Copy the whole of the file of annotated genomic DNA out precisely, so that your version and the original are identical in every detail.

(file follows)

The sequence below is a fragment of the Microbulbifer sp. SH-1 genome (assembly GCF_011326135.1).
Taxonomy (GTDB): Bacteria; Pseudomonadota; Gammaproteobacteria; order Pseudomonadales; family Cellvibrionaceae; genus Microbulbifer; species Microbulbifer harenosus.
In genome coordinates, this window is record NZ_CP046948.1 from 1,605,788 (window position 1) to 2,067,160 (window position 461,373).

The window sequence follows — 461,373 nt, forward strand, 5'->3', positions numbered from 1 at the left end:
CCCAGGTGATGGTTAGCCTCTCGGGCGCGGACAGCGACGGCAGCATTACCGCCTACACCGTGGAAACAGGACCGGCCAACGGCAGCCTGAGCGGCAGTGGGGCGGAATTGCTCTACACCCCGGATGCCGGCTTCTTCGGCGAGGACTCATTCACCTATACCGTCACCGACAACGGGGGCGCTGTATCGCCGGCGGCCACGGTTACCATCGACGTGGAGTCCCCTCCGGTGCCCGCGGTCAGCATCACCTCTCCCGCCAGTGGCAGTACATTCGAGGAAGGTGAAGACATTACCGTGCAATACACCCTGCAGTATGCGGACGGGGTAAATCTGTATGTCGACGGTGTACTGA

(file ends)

The sequence below is a fragment of the Microbulbifer sp. SH-1 genome (assembly GCF_011326135.1).
Taxonomy (GTDB): Bacteria; Pseudomonadota; Gammaproteobacteria; order Pseudomonadales; family Cellvibrionaceae; genus Microbulbifer; species Microbulbifer harenosus.
In genome coordinates, this window is record NZ_CP046948.1 from 1,605,788 (window position 1) to 2,067,160 (window position 461,373).

The window sequence follows — 461,373 nt, forward strand, 5'->3', positions numbered from 1 at the left end:
CCCAGGTGATGGTTAGCCTCTCGGGCGCGGACAGCGACGGCAGCATTACCGCCTACACCGTGGAAACAGGACCGGCCAACGGCAGCCTGAGCGGCAGTGGGGCGGAATTGCTCTACACCCCGGATGCCGGCTTCTTCGGCGAGGACTCATTCACCTATACCGTCACCGACAACGGGGGCGCTGTATCGCCGGCGGCCACGGTTACCATCGACGTGGAGTCCCCTCCGGTGCCCGCGGTCAGCATCACCTCTCCCGCCAGTGGCAGTACATTCGAGGAAGGTGAAGACATTACCGTGCAATACACCCTGCAGTATGCGGACGGGGTAAATCTGTATGTCGACGGTGTACTGA